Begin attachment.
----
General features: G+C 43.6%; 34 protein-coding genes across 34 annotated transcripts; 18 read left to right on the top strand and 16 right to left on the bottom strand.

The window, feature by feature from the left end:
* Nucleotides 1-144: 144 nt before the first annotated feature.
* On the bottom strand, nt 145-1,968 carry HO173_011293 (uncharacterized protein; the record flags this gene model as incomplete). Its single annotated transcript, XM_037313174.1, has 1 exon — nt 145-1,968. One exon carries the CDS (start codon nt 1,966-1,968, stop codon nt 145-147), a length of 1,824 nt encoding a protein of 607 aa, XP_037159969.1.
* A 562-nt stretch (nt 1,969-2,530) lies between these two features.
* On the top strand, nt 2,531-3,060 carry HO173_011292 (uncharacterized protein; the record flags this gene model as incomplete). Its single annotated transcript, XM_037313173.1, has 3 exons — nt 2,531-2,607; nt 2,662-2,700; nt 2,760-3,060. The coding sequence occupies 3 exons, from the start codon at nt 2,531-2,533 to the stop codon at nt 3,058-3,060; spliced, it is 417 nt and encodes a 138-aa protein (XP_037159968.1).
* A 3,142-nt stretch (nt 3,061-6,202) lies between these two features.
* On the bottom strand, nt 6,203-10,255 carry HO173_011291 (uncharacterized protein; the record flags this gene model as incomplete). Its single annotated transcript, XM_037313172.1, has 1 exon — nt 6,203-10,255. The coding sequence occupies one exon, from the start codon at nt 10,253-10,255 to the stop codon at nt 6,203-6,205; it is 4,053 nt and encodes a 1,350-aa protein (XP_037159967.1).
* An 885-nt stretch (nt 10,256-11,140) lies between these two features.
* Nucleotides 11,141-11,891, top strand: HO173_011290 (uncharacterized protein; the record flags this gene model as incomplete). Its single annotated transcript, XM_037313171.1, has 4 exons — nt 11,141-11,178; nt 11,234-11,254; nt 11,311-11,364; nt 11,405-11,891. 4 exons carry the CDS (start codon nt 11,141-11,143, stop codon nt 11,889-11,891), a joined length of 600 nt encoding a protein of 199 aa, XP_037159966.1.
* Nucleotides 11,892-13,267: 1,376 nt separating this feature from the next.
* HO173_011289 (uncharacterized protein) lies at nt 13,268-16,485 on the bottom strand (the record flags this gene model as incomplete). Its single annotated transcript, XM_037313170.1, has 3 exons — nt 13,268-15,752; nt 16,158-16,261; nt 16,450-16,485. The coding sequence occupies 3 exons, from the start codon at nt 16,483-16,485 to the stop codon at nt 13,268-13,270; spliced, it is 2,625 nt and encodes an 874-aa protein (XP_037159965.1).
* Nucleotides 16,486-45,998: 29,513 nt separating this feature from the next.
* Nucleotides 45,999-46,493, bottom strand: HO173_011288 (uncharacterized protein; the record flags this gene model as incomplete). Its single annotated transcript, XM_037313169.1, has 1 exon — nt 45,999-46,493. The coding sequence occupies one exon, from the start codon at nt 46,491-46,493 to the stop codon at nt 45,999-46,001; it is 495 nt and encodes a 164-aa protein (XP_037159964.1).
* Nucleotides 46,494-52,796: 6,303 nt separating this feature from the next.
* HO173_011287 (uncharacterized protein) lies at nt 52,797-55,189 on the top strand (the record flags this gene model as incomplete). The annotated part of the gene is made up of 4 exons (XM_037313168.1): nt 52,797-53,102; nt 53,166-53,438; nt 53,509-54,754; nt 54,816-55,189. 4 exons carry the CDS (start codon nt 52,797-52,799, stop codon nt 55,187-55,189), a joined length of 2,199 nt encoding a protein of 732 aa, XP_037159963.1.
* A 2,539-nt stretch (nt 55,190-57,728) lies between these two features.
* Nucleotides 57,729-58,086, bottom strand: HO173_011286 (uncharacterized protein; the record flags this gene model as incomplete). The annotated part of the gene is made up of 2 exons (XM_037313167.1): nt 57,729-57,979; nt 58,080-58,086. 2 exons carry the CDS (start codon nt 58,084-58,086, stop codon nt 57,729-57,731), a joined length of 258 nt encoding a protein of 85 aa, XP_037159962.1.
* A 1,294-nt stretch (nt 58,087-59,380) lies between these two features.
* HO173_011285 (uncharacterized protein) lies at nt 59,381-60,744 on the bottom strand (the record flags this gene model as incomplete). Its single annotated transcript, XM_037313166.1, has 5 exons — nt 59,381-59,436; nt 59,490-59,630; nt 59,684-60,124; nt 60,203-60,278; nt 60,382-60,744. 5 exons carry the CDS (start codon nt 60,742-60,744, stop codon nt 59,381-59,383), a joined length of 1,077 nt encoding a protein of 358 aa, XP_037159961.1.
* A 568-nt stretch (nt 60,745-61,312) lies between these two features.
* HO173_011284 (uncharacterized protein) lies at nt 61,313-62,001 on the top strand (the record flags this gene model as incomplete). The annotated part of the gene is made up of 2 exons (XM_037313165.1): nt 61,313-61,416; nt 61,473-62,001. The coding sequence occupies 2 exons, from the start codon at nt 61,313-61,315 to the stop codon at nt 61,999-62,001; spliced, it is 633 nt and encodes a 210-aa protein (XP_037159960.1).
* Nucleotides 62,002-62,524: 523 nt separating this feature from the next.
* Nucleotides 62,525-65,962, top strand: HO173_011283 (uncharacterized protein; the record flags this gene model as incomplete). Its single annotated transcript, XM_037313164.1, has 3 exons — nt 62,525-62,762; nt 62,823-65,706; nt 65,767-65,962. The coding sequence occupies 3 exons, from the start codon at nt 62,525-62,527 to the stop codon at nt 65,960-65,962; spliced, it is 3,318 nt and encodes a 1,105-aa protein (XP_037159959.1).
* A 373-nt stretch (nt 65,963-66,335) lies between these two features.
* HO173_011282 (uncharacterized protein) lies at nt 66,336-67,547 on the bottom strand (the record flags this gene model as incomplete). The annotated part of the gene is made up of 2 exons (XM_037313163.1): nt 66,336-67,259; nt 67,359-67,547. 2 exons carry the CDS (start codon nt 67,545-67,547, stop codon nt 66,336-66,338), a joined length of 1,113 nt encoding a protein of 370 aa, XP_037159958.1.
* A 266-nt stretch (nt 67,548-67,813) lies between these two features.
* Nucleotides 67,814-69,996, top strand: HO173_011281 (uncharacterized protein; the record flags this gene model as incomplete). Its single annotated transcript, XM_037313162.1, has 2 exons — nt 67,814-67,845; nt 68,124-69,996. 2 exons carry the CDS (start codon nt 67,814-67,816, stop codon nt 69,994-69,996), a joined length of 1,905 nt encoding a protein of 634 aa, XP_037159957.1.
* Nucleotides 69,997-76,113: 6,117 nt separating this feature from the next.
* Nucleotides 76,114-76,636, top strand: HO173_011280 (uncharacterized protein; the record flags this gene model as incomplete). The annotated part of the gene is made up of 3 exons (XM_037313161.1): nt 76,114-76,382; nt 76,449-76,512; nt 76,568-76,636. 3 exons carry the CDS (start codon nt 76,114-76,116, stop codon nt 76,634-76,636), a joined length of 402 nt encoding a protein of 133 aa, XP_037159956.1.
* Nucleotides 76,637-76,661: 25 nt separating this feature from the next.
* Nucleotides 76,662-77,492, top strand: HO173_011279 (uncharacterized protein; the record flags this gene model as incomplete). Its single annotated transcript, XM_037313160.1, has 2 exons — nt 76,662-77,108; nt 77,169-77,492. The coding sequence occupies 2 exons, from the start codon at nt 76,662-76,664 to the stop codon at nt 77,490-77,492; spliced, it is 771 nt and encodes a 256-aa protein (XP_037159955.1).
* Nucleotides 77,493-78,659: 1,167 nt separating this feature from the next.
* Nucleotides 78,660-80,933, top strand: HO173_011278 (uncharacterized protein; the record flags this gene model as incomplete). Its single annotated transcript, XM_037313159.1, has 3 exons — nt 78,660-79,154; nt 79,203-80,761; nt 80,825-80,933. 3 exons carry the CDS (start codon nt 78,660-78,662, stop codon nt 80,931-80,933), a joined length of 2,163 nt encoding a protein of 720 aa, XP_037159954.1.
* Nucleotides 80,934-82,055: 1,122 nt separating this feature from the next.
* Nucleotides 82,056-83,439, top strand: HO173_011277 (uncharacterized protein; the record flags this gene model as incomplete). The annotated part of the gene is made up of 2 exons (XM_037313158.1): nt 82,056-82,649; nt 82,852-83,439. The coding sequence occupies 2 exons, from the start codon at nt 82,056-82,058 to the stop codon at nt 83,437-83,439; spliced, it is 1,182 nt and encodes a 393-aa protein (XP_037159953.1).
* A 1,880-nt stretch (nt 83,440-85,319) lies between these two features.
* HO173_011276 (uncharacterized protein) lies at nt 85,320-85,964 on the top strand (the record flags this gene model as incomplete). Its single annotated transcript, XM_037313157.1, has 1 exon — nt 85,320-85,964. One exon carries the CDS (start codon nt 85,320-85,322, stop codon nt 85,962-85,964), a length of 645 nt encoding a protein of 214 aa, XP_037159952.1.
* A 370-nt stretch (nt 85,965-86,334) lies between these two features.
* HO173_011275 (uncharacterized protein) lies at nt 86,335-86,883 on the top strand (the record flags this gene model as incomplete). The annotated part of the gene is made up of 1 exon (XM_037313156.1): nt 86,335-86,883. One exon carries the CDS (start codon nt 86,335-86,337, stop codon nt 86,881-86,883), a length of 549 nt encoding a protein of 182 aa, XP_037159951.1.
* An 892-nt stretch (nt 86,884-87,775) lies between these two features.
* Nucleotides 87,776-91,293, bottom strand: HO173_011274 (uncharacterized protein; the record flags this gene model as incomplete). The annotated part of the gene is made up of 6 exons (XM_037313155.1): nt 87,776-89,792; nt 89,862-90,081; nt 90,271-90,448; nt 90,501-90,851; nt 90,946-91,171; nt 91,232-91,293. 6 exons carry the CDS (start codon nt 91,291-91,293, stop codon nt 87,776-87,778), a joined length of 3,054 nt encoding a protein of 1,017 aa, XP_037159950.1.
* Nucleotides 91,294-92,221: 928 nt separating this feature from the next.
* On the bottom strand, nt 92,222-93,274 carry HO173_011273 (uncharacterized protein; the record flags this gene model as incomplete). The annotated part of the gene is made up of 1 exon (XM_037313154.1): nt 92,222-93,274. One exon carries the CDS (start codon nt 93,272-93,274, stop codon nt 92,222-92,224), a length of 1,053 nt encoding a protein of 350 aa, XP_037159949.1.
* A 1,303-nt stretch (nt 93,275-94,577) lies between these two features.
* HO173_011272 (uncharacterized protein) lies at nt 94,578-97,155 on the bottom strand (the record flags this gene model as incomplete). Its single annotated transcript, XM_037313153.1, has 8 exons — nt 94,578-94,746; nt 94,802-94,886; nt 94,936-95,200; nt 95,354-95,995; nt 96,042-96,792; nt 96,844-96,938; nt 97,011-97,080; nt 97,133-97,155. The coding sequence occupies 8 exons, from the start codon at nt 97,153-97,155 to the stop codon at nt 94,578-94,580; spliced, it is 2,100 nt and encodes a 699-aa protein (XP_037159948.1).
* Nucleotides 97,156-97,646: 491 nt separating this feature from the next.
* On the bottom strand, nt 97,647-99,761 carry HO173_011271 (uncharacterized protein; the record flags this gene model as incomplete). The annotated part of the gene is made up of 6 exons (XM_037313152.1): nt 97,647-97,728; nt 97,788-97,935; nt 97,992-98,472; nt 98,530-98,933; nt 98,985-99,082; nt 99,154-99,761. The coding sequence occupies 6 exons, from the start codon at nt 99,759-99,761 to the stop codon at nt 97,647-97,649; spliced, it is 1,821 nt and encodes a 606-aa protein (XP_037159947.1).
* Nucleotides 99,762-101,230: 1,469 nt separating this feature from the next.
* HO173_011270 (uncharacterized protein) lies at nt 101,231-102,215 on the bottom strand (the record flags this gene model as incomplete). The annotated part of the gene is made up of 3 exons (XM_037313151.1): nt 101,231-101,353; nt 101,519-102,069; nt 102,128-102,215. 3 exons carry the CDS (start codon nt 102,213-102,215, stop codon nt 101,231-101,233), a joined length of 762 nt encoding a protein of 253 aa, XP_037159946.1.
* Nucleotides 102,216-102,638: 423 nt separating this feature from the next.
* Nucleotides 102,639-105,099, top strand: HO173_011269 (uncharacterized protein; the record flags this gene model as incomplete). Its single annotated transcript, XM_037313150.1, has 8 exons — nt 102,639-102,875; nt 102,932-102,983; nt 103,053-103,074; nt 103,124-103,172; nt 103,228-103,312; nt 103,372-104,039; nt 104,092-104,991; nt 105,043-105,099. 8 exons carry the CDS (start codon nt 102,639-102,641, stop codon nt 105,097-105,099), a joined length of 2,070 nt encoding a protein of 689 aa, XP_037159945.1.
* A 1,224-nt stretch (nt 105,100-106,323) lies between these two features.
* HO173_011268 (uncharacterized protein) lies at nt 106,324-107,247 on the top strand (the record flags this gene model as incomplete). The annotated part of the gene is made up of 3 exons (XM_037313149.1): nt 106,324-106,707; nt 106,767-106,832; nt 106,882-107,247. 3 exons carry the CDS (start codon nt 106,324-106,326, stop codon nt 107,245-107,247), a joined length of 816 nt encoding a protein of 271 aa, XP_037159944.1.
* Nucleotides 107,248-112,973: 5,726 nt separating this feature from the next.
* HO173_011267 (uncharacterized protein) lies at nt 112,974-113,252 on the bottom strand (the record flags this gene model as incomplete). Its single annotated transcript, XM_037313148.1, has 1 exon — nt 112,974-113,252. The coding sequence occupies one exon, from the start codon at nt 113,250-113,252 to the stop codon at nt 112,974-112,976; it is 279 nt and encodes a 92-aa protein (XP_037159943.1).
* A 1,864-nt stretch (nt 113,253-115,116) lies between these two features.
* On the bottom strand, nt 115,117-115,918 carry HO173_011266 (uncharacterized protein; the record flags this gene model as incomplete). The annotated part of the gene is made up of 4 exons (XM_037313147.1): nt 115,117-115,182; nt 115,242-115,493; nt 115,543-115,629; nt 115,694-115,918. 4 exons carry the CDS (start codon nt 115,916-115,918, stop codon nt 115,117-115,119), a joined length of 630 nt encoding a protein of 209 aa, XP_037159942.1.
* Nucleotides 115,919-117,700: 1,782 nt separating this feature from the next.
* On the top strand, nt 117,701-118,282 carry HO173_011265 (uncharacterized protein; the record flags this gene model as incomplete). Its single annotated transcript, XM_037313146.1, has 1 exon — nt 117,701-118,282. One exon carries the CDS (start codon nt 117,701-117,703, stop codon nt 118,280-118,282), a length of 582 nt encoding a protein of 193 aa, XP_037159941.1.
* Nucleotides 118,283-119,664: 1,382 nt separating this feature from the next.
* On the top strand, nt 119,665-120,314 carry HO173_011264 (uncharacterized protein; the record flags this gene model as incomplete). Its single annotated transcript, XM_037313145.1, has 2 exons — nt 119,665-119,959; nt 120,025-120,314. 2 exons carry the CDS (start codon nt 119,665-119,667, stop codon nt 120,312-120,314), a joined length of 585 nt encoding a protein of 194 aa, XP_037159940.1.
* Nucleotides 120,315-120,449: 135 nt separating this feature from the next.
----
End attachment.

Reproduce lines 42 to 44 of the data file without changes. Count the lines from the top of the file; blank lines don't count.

* Nucleotides 87,776-91,293, bottom strand: HO173_011274 (uncharacterized protein; the record flags this gene model as incomplete). The annotated part of the gene is made up of 6 exons (XM_037313155.1): nt 87,776-89,792; nt 89,862-90,081; nt 90,271-90,448; nt 90,501-90,851; nt 90,946-91,171; nt 91,232-91,293. 6 exons carry the CDS (start codon nt 91,291-91,293, stop codon nt 87,776-87,778), a joined length of 3,054 nt encoding a protein of 1,017 aa, XP_037159950.1.
* Nucleotides 91,294-92,221: 928 nt separating this feature from the next.
* On the bottom strand, nt 92,222-93,274 carry HO173_011273 (uncharacterized protein; the record flags this gene model as incomplete). The annotated part of the gene is made up of 1 exon (XM_037313154.1): nt 92,222-93,274. One exon carries the CDS (start codon nt 93,272-93,274, stop codon nt 92,222-92,224), a length of 1,053 nt encoding a protein of 350 aa, XP_037159949.1.